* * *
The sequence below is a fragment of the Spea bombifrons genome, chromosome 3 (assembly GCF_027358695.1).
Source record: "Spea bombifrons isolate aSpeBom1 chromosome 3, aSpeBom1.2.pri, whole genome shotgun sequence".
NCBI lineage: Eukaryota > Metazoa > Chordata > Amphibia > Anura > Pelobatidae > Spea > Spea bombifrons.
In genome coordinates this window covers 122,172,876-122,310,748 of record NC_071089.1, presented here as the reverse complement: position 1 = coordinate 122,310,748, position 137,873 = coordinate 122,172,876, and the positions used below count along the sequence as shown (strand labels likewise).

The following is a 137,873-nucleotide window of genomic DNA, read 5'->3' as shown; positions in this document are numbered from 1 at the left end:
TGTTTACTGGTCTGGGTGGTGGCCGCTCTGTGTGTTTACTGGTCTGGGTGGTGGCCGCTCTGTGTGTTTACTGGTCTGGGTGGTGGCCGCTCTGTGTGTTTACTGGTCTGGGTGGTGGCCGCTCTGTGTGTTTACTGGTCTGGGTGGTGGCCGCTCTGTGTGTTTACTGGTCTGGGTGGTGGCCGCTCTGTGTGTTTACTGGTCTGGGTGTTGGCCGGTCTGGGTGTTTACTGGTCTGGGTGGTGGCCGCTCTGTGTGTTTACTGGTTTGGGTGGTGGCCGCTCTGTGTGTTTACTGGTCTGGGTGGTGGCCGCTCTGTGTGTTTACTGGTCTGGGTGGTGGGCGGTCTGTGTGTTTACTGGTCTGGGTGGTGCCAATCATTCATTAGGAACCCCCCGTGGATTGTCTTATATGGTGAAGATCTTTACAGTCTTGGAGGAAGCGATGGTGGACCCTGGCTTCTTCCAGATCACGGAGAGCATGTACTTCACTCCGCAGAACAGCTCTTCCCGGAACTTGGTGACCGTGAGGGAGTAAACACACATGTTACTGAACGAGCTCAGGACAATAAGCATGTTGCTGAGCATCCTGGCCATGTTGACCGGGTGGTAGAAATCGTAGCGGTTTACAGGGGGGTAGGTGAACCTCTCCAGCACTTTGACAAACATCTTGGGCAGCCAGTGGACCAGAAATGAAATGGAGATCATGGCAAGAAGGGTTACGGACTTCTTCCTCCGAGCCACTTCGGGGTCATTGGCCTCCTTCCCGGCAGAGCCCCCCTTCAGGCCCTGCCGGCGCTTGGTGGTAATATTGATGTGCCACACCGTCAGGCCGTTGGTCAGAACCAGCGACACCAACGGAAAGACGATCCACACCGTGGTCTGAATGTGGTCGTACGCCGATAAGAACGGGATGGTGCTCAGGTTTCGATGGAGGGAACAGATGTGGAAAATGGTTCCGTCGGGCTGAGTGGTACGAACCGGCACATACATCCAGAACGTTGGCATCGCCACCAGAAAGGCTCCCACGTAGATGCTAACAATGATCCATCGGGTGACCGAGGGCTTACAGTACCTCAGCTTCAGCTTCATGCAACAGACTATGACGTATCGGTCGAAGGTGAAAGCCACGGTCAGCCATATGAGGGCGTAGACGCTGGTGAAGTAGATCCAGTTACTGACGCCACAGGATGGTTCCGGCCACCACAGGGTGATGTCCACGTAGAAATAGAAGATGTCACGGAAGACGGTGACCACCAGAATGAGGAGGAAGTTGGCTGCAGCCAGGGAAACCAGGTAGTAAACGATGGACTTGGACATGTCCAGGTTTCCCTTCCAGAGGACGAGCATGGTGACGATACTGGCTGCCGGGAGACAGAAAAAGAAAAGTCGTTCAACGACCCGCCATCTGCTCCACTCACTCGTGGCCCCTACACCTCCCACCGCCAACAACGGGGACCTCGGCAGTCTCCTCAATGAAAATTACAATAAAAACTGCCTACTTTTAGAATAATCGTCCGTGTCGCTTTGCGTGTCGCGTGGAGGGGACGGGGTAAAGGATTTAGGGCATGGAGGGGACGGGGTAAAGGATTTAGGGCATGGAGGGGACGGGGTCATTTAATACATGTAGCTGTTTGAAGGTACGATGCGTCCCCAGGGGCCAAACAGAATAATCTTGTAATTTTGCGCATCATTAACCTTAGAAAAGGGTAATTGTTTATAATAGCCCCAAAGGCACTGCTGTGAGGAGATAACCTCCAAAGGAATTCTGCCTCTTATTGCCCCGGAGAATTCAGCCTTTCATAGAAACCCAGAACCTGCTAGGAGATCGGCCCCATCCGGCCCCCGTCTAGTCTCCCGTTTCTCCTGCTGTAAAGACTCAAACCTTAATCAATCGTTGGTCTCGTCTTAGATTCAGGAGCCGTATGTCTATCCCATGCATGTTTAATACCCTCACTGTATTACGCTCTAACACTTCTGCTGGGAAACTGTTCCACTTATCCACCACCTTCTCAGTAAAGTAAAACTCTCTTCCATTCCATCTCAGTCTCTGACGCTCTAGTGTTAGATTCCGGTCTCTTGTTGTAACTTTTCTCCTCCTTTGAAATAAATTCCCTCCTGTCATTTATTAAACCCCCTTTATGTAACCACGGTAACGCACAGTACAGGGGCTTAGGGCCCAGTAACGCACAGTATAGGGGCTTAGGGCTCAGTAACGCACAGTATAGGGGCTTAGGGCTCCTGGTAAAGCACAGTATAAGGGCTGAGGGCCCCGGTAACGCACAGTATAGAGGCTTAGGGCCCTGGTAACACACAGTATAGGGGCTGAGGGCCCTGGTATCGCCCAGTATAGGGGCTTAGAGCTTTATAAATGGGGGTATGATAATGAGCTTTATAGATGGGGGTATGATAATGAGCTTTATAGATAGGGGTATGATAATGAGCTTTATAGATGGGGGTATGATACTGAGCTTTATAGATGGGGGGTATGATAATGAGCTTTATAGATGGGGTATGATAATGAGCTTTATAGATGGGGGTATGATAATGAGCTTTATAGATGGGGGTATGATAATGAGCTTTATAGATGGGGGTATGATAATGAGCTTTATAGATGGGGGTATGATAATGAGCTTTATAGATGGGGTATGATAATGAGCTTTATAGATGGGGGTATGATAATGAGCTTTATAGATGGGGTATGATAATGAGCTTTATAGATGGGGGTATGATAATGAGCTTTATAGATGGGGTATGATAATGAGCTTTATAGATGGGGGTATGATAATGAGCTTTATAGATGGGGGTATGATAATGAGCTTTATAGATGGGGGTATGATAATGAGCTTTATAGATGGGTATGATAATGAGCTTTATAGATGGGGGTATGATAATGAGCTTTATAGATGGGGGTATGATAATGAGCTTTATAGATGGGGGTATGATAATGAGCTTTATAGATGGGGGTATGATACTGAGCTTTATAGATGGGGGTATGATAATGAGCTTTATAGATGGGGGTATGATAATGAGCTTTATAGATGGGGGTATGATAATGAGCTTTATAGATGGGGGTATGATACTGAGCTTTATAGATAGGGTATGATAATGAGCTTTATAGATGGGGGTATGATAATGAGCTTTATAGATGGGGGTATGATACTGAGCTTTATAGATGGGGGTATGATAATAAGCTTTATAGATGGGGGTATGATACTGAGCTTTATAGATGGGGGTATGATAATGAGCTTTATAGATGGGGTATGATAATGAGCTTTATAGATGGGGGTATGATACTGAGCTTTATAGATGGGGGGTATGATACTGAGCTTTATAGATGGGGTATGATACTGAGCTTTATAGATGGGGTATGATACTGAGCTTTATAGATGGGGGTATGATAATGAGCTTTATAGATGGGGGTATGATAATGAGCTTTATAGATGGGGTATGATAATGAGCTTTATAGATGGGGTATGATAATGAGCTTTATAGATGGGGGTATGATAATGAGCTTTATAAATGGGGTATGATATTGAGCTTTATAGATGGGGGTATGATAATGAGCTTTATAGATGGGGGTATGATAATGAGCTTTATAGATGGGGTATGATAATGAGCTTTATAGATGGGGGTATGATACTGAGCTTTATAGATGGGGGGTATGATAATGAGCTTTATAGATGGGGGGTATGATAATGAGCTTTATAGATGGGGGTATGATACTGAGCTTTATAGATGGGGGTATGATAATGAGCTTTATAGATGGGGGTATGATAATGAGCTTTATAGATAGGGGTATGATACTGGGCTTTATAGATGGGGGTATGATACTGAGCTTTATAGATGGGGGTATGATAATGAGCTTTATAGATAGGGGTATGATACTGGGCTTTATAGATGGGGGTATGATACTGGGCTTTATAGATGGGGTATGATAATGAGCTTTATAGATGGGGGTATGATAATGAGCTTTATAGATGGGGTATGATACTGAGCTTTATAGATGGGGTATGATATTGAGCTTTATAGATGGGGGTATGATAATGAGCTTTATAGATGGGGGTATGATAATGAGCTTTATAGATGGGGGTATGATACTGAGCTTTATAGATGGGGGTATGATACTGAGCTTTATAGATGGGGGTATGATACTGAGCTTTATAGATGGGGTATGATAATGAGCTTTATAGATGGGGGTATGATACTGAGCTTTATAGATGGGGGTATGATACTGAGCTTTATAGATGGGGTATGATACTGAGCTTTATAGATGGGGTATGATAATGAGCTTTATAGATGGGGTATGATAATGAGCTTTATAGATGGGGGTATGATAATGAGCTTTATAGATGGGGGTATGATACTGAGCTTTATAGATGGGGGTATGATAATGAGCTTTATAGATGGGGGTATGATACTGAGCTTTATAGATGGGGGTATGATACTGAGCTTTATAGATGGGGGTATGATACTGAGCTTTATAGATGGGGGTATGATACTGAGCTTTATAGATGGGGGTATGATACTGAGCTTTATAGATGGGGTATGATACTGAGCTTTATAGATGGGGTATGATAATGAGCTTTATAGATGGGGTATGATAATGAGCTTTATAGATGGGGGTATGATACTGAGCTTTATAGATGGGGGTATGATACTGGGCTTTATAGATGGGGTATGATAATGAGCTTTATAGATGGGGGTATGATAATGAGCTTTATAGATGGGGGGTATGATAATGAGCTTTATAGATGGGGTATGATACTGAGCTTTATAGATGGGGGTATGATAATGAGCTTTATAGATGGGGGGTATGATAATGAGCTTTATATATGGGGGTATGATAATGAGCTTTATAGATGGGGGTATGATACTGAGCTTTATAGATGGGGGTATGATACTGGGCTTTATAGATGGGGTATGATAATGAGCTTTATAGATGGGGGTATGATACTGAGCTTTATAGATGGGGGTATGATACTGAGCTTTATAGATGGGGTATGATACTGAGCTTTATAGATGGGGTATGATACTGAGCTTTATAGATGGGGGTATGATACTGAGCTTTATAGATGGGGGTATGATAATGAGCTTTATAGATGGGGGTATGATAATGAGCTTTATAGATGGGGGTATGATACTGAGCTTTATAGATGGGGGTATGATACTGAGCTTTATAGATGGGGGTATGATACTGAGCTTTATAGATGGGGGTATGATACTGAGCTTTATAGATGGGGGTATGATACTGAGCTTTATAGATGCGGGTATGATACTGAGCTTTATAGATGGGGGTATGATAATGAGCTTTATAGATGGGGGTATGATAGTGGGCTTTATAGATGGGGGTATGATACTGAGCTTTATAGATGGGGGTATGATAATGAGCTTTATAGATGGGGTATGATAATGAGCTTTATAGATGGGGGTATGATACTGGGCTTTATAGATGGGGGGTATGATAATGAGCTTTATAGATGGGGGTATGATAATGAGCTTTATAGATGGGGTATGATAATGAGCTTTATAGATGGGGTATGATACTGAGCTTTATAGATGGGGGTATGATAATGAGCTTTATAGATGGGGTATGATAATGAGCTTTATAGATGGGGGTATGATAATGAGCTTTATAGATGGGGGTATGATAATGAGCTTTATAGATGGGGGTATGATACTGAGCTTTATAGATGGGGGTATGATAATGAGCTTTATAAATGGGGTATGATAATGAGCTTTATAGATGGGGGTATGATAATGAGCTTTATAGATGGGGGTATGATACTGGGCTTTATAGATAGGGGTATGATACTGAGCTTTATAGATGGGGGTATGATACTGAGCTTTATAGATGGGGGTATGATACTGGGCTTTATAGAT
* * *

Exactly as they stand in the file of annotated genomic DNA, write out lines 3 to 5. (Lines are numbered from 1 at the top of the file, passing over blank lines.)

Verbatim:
NCBI lineage: Eukaryota > Metazoa > Chordata > Amphibia > Anura > Pelobatidae > Spea > Spea bombifrons.
In genome coordinates this window covers 122,172,876-122,310,748 of record NC_071089.1, presented here as the reverse complement: position 1 = coordinate 122,310,748, position 137,873 = coordinate 122,172,876, and the positions used below count along the sequence as shown (strand labels likewise).

The following is a 137,873-nucleotide window of genomic DNA, read 5'->3' as shown; positions in this document are numbered from 1 at the left end: